Used Cars Italian Car Collection

Published on February 11th, 2024 | by Daniel Sherman Fernandez


Italian Cars You Must Have In Your Car Collection

If you consider yourself a true car collector and want to complete your car collection, you must have this Lancia and both Fiat’s in your collection

Forget about impressing us with your Ferrari and Lamborghini car collection. We are not going to be excited with your car collection from Germany. Your constant chatter about your Japanese car collection will not keep us awake.

Italian Car Collection

Now if you really want to impress a car enthusiast who know how difficult it is to keep a car collection (for the average car collector) when you are NOT a super rich person who bought their car collection from ill gotten gains, corruption money and ‘black economy’ means, this is what you should be having in your car collection.

First and probably the most expensive to buy and hard to source is the Fiat 131 Abarth 2-door. This is the car that won the World Rally Championship 3 times in 4 years, 1977, 1978 and 1980. Fiat’s motorsport division, Abarth, was responsible for engineering this car.

To homologate for the series, it needed to build 400 units of road going version. This resulted in the street car we are referring to right here.

The 131 Sedan might not be a good starting point for a high performance car. Its boxy body was designed for practicality, its small-capacity pushrod engine emphasized fuel economy, its non-independent rear suspension and 4-speed gearbox excelled only in being basic and simple to use.

But it was Fiat’s last and only rear-wheel-drive platform (if you exclude the outdated 124 Spider), and you know, RWD was a must for rallying before the age of 4WD. This was a good enough reason to select the 131 as Fiat’s next generation rally car.

Next and not too expensive to purchase but hard to find a truly good condition unit is the Fiat Coupe 20v Turbo. Thi is a car that appeals on every possible level. It’s Fiat’s fastest ever production car. It handles superbly and, even though the shape has been around for a few years now, its looks are so striking it still turns more heads than a Ferrari even!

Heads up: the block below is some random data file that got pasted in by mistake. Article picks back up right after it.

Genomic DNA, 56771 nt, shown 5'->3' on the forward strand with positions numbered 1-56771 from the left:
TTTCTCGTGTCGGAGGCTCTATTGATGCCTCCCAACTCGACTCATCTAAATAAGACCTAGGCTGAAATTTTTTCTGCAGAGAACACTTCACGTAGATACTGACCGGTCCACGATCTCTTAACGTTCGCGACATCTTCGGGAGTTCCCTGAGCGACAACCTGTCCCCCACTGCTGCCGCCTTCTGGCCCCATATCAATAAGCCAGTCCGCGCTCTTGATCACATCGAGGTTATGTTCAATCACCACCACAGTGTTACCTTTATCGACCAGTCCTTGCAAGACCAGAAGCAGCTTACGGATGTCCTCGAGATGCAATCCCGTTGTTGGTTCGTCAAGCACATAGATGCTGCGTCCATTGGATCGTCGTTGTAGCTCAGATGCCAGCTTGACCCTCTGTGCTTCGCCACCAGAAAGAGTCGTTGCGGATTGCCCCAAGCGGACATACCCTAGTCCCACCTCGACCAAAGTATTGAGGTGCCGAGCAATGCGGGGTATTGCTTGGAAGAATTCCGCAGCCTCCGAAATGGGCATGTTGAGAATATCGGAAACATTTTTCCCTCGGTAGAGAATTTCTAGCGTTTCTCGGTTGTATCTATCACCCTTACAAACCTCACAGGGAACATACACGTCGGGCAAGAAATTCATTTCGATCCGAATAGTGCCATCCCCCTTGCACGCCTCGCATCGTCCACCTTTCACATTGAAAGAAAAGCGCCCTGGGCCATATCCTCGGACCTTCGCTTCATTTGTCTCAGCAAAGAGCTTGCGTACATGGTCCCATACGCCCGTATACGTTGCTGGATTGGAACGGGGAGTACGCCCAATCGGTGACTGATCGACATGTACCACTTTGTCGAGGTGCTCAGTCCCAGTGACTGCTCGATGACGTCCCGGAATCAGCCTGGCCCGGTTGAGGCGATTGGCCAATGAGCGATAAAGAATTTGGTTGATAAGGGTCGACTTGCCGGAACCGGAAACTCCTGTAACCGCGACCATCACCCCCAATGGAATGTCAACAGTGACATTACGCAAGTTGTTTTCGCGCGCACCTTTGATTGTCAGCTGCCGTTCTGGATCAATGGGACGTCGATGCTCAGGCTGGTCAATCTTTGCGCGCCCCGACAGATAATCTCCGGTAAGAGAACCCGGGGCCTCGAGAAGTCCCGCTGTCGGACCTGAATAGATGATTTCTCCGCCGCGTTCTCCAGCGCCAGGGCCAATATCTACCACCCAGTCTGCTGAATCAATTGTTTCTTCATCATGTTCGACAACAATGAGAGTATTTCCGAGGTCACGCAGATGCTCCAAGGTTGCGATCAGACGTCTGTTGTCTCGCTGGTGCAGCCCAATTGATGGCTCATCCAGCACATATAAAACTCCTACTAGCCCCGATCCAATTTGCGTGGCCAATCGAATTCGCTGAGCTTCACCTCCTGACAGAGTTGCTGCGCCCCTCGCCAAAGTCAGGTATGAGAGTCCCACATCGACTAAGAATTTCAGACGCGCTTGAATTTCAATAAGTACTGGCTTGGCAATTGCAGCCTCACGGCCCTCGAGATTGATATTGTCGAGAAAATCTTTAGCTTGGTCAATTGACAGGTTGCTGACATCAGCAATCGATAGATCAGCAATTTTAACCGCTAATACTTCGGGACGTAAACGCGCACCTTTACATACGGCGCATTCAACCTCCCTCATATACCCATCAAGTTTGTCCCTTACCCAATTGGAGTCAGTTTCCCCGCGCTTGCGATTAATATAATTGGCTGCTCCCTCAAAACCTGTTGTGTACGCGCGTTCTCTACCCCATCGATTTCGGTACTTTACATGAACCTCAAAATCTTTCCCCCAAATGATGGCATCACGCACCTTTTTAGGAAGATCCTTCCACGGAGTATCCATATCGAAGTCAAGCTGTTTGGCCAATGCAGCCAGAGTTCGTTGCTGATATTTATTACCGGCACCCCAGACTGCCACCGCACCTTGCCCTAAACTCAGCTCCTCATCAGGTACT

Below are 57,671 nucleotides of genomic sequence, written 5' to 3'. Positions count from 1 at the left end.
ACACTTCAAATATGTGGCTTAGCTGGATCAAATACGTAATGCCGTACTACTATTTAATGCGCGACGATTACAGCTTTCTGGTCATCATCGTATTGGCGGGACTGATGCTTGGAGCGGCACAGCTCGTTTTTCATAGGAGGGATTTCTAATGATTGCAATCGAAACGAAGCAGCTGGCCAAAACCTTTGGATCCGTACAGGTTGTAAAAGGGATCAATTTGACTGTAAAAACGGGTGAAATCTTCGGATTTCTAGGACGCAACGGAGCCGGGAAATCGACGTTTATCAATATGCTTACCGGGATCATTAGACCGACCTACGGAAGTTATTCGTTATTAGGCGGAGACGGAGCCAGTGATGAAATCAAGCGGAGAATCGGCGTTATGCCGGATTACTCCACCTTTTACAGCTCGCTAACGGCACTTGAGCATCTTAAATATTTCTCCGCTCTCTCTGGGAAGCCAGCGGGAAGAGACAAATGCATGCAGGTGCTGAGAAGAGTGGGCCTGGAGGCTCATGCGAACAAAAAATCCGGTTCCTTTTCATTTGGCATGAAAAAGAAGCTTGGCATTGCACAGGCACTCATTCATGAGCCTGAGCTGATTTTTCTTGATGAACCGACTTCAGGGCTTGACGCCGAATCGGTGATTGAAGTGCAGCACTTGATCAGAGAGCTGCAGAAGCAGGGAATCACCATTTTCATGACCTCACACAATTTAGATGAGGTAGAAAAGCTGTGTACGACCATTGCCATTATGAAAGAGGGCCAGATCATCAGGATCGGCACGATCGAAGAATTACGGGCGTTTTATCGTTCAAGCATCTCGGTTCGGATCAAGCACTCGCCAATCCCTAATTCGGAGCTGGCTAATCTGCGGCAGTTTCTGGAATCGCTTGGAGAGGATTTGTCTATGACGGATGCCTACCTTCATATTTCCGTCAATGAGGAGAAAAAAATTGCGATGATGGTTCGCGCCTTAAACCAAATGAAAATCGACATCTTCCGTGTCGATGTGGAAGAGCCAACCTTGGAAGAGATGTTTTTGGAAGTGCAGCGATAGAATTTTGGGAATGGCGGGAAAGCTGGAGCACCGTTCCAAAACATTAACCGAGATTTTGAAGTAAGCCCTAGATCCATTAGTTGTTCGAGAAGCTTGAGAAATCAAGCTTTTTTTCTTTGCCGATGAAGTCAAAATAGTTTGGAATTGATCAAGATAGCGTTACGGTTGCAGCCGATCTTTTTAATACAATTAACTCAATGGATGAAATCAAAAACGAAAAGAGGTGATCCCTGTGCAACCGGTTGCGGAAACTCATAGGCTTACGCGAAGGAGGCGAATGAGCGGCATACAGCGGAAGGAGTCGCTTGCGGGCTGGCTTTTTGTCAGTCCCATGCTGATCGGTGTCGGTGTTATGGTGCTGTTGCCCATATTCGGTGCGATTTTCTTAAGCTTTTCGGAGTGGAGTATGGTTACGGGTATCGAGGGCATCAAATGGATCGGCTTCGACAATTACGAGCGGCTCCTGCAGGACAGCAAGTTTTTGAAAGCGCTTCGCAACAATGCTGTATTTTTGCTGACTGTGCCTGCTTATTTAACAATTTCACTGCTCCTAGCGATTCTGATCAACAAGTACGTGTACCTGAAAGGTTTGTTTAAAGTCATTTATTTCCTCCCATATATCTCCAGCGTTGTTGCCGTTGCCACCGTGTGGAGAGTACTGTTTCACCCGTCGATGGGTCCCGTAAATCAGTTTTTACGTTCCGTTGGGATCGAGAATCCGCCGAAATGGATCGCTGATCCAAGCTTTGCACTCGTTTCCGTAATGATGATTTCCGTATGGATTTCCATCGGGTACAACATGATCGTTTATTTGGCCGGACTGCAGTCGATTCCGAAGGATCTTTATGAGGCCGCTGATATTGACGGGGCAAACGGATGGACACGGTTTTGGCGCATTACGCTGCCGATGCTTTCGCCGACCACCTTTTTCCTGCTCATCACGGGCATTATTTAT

Fiat engineers installed a new five-cylinder 20-valve engine with a large turbo-charger in this sexy Coupe. On the open highway this Fiat goes completely mad. Power is a remarkable 220 bhp while torque is at 228 ft.-lbs. at a low 2,800-rpm. Turbo lag is almost non-existent if the engine is in perfect running condition.

A top speed of 155 mph, with 60 mph from rest in less than 6.5 seconds for a stock unit is easily achievable. The brakes are even more impressive than the engine, giving more than adequate anchoring when necessary. The interior is clad in gorgeous Italian leather and with a typical European race-car dashboard. Fiats however are not cheap to run, but which seriously quick sports car is?

Finally, the most exotic and probably most expensive purchase. The Lancia Delta. This car was produced from 1979 to 1994 for many different road and track applications. The car debuted at the Frankfurt motor show as a Giorgio Guigaro design based on family hatch Fiat Ritmo components as Lancia was at the time owned by Fiat.

Surprisingly, this Delta would lead Lancia into its most successful rally program. By 1985, Lancia prepared a prototype Delta for Group B rally racing. The resulting car, called the Delta S4, was a hot hatch of extreme specification that hardly resembled the product it shared its name with. It had a 480 horsepower engine nestled in the centre of a space frame chassis.

Unfortunately, the S4 raced very briefly as a result of FISA cancelling the unlimited Group B racing in 1986. Thus, the S4 was prematurely withdrawn from racing.

Fortunately, Lancia had the foresight to develop a 4WD, road-going Delta years before Group B was abandoned. For the 1987 rally season, Abarth prepared a version of this car, the Delta HF 4WD, for rally racing. It was much more civilized than S4, having production based aerodynamics and construction materials, but featured a potent four wheel drive system.

With the Delta HF 4WD, Lancia captured the 1987 manufacturer’s title with Juha Kankkunen taking the driver’s championship.

From 1987 to 1992, Lancia consecutively won the Group A manufacturers championship, a record which holds to this day. With these results, Lancia have made the Integrale one of the most successful rally cars ever, a legendary car of our time and a true modern classic.

So, lets see which car collector can shows us the above three cars in their car collection today.

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